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Grandmother, 79, refuses to sell her old wooden house for $2.5MILLION

With a never-ending stream of new high-rise apartment blocks being built, sometimes it seems like they’ll be nothing left of the ‘old’ Bangkok.

Most of the city’s original wooden homes have disappeared – swallowed up by offices, shopping malls and condos.

But this pensioner is taking a stand against that, refusing to sell her crumbling 152-year-old teak house – even for a staggering 85 MILLION Thai baht ($2.5MILLION).

Kannika Chomsiri, 79, and her daughter Sununta, 39, outside the family home that developers offered to buy for 85million thb

Kannika Chomsiri, 79, and her daughter Sununta, 39, outside the family home that developers offered to buy for 85million thb

Kannika Chomsiri, 79, was born in the house, which was built originally by her great grandfather.

When developers bought neighboring land, they thought that Kannika would be quick to sell up.

But the retired police lieutenant refused.

Property developers pleaded with her to sell her ‘virtually worthless’ property – ramping up the offer each time they visited.

Even with big money on the table, Kannika, who became a nun after retiring,  insisted that she wanted to stay in the house with her three sons, one daughter and five grandchildren.

The company developing the area instead built a strange looking, 24-storey L-shape apartment block around her home, as the couldn’t buy her land. A second building is going up directly in front of the pensioner’s house, and there’s a recently finished apartment block directly to the left.

It means that the grandmother and her family are living in the shadow of three huge new tower blocks.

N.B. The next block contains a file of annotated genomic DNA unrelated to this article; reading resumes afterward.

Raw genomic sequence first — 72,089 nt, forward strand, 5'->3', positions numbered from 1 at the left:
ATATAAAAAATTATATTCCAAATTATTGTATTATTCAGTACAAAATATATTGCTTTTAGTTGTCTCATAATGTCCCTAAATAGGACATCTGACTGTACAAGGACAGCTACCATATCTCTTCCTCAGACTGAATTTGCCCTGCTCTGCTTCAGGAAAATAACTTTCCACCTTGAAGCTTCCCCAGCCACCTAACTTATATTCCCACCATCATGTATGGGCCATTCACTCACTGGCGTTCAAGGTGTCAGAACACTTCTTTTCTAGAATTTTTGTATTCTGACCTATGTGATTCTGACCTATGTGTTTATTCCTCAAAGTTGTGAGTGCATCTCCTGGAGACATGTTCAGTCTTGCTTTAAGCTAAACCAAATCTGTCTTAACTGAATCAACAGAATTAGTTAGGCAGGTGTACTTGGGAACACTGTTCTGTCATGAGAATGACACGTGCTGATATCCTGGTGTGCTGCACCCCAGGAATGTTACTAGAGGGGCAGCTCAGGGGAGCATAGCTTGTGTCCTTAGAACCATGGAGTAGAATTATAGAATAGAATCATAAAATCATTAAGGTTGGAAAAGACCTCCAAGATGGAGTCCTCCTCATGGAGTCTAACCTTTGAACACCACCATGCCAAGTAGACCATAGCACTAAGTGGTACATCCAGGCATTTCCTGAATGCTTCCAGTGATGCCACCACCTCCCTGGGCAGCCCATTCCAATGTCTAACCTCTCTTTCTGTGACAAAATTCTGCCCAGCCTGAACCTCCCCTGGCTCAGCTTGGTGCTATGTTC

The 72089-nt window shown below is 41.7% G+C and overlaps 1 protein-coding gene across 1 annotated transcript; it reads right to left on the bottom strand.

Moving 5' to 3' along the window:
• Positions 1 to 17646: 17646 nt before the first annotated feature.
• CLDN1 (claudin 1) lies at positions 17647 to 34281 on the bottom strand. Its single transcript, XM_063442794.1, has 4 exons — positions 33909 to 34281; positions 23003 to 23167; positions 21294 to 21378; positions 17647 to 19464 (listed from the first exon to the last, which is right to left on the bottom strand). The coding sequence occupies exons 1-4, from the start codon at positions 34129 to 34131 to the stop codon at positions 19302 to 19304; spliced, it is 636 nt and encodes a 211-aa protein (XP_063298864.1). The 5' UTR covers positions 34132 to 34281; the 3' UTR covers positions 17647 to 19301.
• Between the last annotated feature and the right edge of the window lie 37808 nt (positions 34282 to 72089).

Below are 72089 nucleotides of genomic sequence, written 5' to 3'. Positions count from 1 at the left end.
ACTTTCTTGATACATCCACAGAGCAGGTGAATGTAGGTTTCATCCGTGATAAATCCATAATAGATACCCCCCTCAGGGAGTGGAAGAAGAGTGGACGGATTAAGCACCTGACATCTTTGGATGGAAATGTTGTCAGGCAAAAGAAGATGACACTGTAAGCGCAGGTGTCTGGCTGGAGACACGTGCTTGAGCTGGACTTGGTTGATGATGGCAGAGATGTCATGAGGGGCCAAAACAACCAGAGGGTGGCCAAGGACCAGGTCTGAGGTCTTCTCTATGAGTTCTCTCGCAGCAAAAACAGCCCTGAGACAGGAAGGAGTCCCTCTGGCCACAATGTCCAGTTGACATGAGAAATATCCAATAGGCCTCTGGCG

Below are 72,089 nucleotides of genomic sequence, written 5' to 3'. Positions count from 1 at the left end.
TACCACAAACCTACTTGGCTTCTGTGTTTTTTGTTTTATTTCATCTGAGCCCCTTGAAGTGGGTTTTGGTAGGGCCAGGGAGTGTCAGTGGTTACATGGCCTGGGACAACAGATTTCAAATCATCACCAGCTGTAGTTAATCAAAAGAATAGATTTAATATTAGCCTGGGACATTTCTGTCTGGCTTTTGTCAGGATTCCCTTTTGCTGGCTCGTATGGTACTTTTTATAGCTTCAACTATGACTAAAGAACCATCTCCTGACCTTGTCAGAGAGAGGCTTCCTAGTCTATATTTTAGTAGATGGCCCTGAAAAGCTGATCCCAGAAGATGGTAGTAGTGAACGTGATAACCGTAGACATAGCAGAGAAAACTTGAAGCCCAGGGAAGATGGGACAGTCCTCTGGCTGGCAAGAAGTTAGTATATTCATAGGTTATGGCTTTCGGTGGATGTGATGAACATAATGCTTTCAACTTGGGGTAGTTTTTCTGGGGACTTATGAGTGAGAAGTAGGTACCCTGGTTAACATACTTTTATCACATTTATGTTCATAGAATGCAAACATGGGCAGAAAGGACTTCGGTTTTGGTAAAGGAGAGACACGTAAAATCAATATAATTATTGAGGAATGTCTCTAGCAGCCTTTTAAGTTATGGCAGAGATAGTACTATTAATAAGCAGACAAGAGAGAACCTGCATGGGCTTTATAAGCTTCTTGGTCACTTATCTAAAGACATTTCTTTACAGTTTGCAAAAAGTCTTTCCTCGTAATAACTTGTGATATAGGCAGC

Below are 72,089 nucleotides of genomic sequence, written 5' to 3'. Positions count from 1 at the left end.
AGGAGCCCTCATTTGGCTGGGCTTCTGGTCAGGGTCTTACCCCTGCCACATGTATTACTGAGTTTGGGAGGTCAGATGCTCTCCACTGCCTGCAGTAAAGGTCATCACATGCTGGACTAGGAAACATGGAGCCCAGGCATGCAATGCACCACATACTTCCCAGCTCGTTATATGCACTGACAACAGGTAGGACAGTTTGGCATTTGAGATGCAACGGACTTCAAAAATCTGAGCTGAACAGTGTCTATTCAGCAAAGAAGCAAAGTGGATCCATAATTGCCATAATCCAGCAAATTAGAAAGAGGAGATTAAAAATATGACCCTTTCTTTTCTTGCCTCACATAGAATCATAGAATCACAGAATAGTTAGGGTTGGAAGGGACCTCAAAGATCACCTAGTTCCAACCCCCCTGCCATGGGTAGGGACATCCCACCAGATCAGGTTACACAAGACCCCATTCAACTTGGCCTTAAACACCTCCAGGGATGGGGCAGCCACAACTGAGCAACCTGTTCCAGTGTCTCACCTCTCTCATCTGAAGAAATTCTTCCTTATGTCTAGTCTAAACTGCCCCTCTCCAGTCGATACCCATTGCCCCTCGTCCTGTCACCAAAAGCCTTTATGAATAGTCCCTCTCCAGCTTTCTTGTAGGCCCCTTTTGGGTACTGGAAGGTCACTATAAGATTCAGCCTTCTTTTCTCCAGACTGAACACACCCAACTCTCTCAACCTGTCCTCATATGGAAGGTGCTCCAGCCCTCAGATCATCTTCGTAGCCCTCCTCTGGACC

‘The noise is a nightmare and it’s not nice looking out and seeing concrete walls, where once there were fields,’ Kannika told PackThailand.com

The 152-year-old teak house is surrounded by high-rise apartment blocks

The 152-year-old teak house is surrounded by high-rise apartment blocks

‘The big boss of the company came many times and begged me to sell. He kept coming back an increasing the price. But i’m not leaving.

‘Most people would sell. But this was my parents’ home, and my grandparents’ home, and their parents lived here too.

‘That is more important to me than any amount of money. I will stay here and so will my children when I am gone.’
The wooden home is in desperate need of repair, and is being propped up with metal stilts.
It was built under the reign of King Rama IV, in a distinctive style. Many of these homes have long been knocked down.
And the pace of gentrification of Bangkok has increased even more in recent years as money pours in from Chinese investors, keen to buy land and property.
Kana’s daughter Sununta Chomsiri, 39, said: ‘We don’t have a lot of luxuries, we wash the clothes in a tub outside in the yard.
‘The house has a lot of problems. On its own, it’s virtually worthless.
‘But we’re happy here and it’s important to my mother that this home stays in the family for future generations.’

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